Blood Types and Dieting: Is the Eat Right Plan Really Right?

The link between health risks such as obesity and the four distinct blood types has been cause for debate for a long time now, and the debate was only further fueled by the apparition and increased popularity of Dr. Peter J. D’Adamo’s dieting program Eat Right for Your Type: The Individualized Diet Solution to Staying Healthy, Living Longer & Achieving Your Ideal Weight.

Numerous scientific authorities in the fields of nutrition and dieting rushed to claim that there wasn’t much of scientific basis behind this diet, and that it was solely based on lore, popular wisdom and old wives’ tales. Its advocates, however, argue that the connection between health concerns and the four different blood types has been insufficiently and inconclusively tested; meanwhile, the diet does appear to be working for some. But what does this diet consist of? What can its adherents eat and what are its main tenets?

The diet starts off from the assumption that you have had at least one blood type test done and know whether you are a type A, B, AB, or 0. It involves no calorie counting, or tracking of the amount of fat consumed, which might make it seem easier to follow. Indeed, if monitoring and reporting are an issue for you, then this diet might just do the trick. Be aware, however, that its numerous restrictions by blood type may make it difficult to follow if several people living within the same household try to adhere to it.

Type A

According to D’Adamo, A stands for ‘agrarian’, which means that people with this blood type function great on vegetarian diets. That’s why their prescribed weight loss plan includes plenty of whole grains, organic fruit and vegetables, as well as protein from soy and legumes. D’Adamo recommends people with this blood type only engage in light, gentle forms of exercise.

Type B

Type Bs are considered ‘nomadic’ by D’Adamo, descendants of the migrant tribes from the olden days. As such, they can lose weight efficiently by eating dairy and lean meats, but should steer clear of wheat, corn, and lentils. They can also exercise more vigorously than their type A counterparts.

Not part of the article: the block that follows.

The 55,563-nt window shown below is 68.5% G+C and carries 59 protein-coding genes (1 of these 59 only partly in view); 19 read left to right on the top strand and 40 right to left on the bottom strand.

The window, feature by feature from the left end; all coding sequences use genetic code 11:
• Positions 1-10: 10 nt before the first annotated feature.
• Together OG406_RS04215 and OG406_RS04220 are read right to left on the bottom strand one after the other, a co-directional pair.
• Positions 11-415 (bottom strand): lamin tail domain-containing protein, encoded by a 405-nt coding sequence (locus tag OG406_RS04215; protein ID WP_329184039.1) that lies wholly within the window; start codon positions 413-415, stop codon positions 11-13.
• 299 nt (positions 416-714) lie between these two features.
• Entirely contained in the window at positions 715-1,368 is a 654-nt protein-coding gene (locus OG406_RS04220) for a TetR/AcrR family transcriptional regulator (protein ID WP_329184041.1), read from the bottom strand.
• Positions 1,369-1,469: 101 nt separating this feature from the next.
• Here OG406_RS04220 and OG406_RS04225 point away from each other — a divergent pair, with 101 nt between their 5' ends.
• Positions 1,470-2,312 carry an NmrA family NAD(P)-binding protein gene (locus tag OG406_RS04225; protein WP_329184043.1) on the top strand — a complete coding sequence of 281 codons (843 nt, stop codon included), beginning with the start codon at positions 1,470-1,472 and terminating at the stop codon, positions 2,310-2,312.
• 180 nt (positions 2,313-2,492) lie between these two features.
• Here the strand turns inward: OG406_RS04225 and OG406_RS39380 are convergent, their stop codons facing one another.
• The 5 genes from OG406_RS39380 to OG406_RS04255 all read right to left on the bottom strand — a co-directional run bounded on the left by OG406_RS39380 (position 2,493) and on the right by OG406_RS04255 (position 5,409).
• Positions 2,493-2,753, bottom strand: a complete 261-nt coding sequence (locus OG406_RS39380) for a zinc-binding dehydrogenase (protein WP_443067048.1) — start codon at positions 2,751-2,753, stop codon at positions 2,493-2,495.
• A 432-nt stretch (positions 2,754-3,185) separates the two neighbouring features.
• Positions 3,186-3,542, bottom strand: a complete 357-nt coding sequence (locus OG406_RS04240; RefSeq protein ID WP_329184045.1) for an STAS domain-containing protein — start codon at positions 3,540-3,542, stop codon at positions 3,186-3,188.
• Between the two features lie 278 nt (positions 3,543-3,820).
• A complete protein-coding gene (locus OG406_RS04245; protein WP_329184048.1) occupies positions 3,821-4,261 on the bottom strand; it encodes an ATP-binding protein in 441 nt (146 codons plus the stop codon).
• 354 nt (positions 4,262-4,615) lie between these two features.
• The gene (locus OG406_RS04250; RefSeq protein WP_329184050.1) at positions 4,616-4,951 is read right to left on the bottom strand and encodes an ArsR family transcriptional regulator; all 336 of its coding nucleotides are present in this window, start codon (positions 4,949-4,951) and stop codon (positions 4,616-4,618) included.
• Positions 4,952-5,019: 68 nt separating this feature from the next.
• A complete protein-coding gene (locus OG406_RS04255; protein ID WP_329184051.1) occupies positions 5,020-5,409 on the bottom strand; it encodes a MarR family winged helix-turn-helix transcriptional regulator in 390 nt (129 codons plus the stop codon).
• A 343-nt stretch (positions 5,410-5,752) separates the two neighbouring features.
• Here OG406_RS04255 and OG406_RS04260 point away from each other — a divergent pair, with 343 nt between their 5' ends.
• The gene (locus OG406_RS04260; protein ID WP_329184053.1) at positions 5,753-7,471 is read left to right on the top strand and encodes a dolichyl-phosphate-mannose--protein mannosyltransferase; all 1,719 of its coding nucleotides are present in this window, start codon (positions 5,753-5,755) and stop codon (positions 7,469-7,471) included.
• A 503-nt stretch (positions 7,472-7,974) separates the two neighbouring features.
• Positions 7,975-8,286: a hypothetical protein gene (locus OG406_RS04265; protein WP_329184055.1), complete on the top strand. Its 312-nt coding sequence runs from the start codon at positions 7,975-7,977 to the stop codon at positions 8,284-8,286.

Type AB

AB types are ‘modern’ types within the Eat Right dieting plan. This means that they can safely enjoy the leaner forms of protein, such as seafood and fish, as well as tofu. While they can eat most of anything, they are best advised to avoid chicken, beef, and pork. Also, since they are the most stress-prone of all the groups, they should practice nerve-soothing, calming exercises.

Type 0‘

0’ stands for “old” in D’Adamo’s book and diet plan, which means people with type 0 blood come from the oldest blood lines known to man. This means their metabolism can be properly fueled by lean meat of all kinds, but especially poultry and fish. They can also benefit from plenty of heavy exercising, such as cardio, but should stay away from all types of grains and flour-based products, as well as from legumes.

If you haven’t taken a blood type test yet, we learned that you can easily order one online via and then start planning out your diet, according to d’Adamo’s principles.

Be aware, however, that the best and most efficient diets are those which take into account the specific health needs and lifestyle specifics of each individual. To boot, a lot of criticism has been waged against D’Adamo, since he offers the adherents of his plans the semblance of scientific argumentation and reasoning, even though links between health risks and medical conditions are not nearly officially recognized within the medical community. However, as more and more testing is undertaken, attitudes may change vis-à-vis this subject, which is why perhaps the diet shouldn’t be entirely refuted just yet.